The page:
19 June 2024
A legal scholar explains the need for government databases to retract information

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Discovering the shocking truth behind Dr. Hwang Woo-suk’s fabricated data, renowned legal scholar emphasizes the crucial role of government databases in retracting false information. Unveiling the scandal that rocked the scientific community, this article reveals the urgent need for accountability and transparency in research publications.

Retractions in scientific research are often seen as a negative aspect of the scientific process. They can be embarrassing for the institutions involved and may expose flaws in the peer review process. However, retractions can also be seen as a positive part of science working the right way. They allow for the identification and correction of errors, and the public acknowledgement of incorrect information.



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But what happens when information cannot be retracted? This is a particularly harmful problem when it comes to government databases, which are often considered a source of trustworthy data but are prone to error and lack any means to retract information. One example of this is patents. Patents contain technical details that can be useful to scientists, but there is no mechanism to retract a patent. Furthermore, patents often contain errors, including fictional experiments and data. In fact, about 25% of life sciences patents contain fictional experiments. This can be confusing for nonspecialists, who may assume that the information presented in a patent is accurate.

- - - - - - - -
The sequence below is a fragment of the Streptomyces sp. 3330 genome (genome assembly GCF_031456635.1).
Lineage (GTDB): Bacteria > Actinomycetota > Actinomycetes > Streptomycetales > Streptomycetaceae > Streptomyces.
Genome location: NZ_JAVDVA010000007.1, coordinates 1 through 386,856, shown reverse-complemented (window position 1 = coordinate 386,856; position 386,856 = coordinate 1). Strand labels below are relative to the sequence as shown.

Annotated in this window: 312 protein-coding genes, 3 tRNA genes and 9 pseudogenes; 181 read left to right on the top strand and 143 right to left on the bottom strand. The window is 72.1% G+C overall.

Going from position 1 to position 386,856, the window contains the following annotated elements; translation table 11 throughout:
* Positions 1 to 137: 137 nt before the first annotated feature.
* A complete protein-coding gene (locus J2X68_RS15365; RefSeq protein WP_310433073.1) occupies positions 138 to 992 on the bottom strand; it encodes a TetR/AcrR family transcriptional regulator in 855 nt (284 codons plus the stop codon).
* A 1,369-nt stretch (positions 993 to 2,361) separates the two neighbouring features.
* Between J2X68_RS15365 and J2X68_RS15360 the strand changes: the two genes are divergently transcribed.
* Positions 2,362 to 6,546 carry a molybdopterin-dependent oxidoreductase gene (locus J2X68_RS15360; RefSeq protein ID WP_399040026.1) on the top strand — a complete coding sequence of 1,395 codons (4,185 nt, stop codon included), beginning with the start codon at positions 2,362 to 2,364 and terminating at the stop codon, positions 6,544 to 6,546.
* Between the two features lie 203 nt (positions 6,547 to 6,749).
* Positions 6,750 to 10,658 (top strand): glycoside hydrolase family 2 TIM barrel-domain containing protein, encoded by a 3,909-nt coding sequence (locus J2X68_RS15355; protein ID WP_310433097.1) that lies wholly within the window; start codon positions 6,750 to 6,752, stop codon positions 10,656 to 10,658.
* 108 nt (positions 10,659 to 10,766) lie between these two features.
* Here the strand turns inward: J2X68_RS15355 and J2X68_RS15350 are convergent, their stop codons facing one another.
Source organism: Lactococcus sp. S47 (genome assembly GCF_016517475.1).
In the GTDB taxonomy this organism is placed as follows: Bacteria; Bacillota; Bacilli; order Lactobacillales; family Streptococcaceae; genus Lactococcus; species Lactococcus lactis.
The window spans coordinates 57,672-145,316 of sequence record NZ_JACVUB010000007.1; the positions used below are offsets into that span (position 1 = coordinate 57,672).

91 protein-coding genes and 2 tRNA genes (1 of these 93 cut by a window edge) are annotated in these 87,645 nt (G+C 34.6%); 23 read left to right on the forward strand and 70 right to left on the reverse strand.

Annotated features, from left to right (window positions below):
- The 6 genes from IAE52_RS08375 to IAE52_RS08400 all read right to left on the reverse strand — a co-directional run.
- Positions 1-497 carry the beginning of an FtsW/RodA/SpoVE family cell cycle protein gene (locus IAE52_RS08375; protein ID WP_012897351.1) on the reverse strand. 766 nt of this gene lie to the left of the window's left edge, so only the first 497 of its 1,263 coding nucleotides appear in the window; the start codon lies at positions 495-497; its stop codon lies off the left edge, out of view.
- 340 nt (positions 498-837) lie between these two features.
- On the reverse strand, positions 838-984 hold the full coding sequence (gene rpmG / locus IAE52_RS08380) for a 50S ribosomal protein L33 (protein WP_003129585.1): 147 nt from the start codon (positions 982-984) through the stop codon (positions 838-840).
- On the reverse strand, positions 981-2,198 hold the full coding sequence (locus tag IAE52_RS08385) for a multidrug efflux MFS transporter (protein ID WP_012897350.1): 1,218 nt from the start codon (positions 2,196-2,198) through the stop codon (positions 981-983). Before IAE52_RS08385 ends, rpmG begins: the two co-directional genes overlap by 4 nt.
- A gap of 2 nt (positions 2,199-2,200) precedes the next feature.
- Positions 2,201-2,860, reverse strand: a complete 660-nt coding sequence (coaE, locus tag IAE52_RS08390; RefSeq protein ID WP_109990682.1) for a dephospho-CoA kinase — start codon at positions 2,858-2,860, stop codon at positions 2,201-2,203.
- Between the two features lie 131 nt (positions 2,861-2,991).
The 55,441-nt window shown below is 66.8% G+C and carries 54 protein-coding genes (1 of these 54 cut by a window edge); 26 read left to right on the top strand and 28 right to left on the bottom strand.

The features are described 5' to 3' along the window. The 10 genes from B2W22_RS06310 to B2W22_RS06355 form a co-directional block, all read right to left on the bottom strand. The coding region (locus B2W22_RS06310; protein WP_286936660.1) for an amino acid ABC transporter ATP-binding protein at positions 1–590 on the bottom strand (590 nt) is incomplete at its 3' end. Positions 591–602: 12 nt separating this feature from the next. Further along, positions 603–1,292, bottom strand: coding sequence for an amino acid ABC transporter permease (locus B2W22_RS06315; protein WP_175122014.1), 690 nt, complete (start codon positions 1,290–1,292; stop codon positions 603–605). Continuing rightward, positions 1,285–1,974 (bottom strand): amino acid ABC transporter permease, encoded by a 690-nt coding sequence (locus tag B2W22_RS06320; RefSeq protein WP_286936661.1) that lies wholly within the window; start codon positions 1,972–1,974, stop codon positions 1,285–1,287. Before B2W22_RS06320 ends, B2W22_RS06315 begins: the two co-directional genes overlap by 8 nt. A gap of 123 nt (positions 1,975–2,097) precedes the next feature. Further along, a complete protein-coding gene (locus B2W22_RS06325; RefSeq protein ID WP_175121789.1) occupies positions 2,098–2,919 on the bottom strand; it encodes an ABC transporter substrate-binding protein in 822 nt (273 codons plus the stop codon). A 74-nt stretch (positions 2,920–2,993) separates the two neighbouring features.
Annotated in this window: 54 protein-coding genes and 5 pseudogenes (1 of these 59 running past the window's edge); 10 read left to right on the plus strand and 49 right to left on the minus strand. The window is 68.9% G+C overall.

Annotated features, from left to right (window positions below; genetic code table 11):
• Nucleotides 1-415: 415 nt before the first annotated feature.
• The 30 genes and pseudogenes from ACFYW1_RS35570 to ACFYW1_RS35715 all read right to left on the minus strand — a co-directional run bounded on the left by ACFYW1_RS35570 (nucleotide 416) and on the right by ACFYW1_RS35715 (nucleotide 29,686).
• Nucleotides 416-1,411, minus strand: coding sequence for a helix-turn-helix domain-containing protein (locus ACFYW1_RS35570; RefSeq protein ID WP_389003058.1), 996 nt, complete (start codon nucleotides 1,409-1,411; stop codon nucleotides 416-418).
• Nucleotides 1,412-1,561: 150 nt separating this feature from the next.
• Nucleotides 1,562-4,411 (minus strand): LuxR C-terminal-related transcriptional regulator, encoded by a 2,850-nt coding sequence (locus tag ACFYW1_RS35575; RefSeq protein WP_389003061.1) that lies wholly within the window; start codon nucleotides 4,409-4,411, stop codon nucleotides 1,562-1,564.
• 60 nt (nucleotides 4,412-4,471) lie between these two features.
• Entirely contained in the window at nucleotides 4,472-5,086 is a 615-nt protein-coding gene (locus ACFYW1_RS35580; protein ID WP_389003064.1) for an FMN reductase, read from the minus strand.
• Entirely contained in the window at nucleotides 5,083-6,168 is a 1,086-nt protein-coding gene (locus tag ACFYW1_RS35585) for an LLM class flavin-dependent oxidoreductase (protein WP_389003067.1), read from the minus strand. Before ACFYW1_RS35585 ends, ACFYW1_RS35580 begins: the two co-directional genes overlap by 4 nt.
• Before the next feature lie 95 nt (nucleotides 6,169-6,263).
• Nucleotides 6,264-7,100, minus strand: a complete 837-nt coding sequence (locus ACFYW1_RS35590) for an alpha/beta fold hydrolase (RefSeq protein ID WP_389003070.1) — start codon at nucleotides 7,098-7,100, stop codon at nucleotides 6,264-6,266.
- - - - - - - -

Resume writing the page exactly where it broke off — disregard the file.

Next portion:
A troubling example of the lack of retraction in government databases is the case of Dr. Hwang Woo-suk. He published a breakthrough discovery in 2004 claiming to have created cloned human embryos. However, it was later revealed that he had fabricated the data. The article in the journal Science was retracted, but Dr. Hwang later received a U.S. patent on his retracted discovery. The patent office did not investigate the accuracy of the data and there is no indication on the patent that it contains information that has been retracted elsewhere.

This problem extends beyond patents. Other authoritative sources, such as the Environmental Protection Agency and the Food and Drug Administration, also disseminate information that is known to be incorrect or unverified. This can be deeply misleading to readers and can have economic consequences, such as hindering the approval of generic drugs.

The system of retractions in scientific journals, while not perfect, is more effective than the absence of retractions. Retracted articles are clearly marked as such, informing readers that the information is incorrect. However, patents and other government databases lack a retraction mechanism, allowing incorrect information to continue to spread.

To address this issue, trusted data sources, including those from the government, should consider implementing a mechanism to retract erroneous information, similar to what is done in scientific journals. This would help to ensure that readers are aware when they are looking at incorrect information and would promote more accurate and reliable data.

In conclusion, retractions in scientific research are an important part of the scientific process, allowing for the correction of errors and the acknowledgement of incorrect information. However, the lack of a retraction mechanism in government databases can be harmful, as it allows for the spread of flawed or unverified information. Implementing a retraction mechanism in these databases would help to ensure the accuracy and reliability of the information they provide.